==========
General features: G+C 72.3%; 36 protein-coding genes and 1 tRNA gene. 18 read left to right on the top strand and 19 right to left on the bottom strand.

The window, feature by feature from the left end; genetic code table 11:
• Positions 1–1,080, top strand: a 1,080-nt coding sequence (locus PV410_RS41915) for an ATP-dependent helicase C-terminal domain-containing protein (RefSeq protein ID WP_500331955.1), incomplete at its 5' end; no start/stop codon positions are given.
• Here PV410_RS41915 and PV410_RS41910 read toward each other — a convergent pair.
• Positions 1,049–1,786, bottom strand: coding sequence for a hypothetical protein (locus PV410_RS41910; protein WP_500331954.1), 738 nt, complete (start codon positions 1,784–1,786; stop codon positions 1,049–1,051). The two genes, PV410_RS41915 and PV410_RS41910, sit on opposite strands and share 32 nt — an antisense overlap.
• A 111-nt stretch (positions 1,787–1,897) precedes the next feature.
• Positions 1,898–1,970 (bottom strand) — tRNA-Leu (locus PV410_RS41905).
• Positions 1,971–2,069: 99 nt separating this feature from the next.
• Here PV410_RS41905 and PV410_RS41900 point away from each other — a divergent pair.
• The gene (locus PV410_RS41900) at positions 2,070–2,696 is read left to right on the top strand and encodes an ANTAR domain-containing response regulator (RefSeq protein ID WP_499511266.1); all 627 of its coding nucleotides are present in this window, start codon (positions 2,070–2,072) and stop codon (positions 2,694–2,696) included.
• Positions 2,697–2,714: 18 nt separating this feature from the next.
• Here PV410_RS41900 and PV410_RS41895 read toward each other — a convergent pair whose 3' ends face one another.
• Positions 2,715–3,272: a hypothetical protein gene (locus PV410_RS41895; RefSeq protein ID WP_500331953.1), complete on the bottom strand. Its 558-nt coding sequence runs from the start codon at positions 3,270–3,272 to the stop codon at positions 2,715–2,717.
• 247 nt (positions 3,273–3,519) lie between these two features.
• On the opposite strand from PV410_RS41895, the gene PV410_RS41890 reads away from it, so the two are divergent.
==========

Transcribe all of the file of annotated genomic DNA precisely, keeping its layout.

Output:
General features: G+C 72.3%; 36 protein-coding genes and 1 tRNA gene. 18 read left to right on the top strand and 19 right to left on the bottom strand.

The window, feature by feature from the left end; genetic code table 11:
• Positions 1–1,080, top strand: a 1,080-nt coding sequence (locus PV410_RS41915) for an ATP-dependent helicase C-terminal domain-containing protein (RefSeq protein ID WP_500331955.1), incomplete at its 5' end; no start/stop codon positions are given.
• Here PV410_RS41915 and PV410_RS41910 read toward each other — a convergent pair.
• Positions 1,049–1,786, bottom strand: coding sequence for a hypothetical protein (locus PV410_RS41910; protein WP_500331954.1), 738 nt, complete (start codon positions 1,784–1,786; stop codon positions 1,049–1,051). The two genes, PV410_RS41915 and PV410_RS41910, sit on opposite strands and share 32 nt — an antisense overlap.
• A 111-nt stretch (positions 1,787–1,897) precedes the next feature.
• Positions 1,898–1,970 (bottom strand) — tRNA-Leu (locus PV410_RS41905).
• Positions 1,971–2,069: 99 nt separating this feature from the next.
• Here PV410_RS41905 and PV410_RS41900 point away from each other — a divergent pair.
• The gene (locus PV410_RS41900) at positions 2,070–2,696 is read left to right on the top strand and encodes an ANTAR domain-containing response regulator (RefSeq protein ID WP_499511266.1); all 627 of its coding nucleotides are present in this window, start codon (positions 2,070–2,072) and stop codon (positions 2,694–2,696) included.
• Positions 2,697–2,714: 18 nt separating this feature from the next.
• Here PV410_RS41900 and PV410_RS41895 read toward each other — a convergent pair whose 3' ends face one another.
• Positions 2,715–3,272: a hypothetical protein gene (locus PV410_RS41895; RefSeq protein ID WP_500331953.1), complete on the bottom strand. Its 558-nt coding sequence runs from the start codon at positions 3,270–3,272 to the stop codon at positions 2,715–2,717.
• 247 nt (positions 3,273–3,519) lie between these two features.
• On the opposite strand from PV410_RS41895, the gene PV410_RS41890 reads away from it, so the two are divergent.